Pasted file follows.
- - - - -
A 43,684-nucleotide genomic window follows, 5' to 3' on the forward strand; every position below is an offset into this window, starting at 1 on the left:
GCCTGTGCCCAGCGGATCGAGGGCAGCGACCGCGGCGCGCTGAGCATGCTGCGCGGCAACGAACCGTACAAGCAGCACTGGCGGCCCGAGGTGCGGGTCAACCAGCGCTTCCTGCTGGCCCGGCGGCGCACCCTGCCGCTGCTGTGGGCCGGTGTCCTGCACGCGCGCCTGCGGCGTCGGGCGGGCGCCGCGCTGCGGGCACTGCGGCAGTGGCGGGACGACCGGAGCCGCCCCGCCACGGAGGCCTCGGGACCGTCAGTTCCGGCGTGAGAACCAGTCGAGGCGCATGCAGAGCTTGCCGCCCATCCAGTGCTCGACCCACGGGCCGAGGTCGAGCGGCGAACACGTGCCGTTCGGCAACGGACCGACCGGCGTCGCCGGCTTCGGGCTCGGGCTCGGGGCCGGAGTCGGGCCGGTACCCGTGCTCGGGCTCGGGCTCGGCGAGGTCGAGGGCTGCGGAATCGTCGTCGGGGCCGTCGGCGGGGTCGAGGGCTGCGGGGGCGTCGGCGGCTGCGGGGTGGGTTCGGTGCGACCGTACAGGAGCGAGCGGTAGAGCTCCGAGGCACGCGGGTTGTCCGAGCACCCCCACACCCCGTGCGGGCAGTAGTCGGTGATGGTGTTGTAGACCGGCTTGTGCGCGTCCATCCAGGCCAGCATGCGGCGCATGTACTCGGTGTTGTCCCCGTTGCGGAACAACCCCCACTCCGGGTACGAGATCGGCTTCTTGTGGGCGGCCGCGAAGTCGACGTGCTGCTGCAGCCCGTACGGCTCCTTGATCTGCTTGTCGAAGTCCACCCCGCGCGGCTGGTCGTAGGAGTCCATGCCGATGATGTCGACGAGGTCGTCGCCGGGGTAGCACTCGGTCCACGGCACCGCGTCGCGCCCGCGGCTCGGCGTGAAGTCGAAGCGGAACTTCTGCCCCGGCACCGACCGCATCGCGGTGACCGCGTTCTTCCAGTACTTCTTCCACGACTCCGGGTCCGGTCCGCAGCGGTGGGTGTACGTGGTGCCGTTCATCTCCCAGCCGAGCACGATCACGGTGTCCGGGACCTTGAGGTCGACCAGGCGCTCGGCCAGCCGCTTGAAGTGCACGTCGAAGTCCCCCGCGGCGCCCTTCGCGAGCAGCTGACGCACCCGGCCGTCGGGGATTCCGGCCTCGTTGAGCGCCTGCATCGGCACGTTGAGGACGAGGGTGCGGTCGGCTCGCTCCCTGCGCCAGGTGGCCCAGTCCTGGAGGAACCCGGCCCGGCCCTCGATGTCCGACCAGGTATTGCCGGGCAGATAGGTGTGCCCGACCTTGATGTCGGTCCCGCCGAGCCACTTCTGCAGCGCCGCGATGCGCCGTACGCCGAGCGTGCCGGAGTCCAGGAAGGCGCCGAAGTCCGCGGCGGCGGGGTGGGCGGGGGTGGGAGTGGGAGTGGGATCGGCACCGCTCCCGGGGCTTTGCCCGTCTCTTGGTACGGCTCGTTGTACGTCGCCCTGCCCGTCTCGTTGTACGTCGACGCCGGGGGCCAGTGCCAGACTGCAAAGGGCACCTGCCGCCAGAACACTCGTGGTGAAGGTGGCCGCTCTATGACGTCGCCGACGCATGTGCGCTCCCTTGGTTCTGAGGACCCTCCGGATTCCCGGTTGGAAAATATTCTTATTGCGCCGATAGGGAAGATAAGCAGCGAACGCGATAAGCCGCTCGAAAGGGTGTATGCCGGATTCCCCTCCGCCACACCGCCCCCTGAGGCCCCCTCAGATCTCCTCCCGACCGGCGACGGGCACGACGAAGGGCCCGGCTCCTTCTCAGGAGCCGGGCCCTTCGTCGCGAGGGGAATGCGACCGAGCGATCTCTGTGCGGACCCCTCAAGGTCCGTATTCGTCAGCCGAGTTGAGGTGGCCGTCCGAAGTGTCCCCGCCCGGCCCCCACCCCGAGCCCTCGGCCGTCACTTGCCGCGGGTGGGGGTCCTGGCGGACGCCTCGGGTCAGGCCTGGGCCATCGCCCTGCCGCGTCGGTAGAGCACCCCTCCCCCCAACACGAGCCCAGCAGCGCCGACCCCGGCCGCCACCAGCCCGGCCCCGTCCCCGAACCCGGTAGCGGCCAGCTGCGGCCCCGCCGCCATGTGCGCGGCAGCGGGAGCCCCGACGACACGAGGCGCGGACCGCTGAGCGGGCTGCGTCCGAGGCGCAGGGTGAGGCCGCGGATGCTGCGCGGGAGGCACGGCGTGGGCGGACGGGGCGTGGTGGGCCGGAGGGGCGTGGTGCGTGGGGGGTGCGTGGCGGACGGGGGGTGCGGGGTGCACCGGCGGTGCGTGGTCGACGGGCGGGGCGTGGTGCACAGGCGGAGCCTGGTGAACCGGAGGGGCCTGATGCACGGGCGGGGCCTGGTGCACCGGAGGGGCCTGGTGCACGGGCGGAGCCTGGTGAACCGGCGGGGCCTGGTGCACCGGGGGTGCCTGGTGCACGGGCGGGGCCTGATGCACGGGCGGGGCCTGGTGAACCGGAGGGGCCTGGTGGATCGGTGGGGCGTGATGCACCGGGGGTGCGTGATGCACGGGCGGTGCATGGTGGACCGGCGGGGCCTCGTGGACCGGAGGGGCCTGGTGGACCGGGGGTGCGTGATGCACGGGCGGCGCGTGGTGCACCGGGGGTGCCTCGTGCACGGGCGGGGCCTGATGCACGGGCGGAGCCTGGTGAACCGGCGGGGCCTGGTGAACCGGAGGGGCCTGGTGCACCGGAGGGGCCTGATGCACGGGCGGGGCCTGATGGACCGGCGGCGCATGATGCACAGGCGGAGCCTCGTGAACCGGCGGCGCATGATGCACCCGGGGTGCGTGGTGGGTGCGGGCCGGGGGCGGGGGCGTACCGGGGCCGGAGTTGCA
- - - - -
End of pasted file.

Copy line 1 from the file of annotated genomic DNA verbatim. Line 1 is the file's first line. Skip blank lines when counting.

A 43,684-nucleotide genomic window follows, 5' to 3' on the forward strand; every position below is an offset into this window, starting at 1 on the left: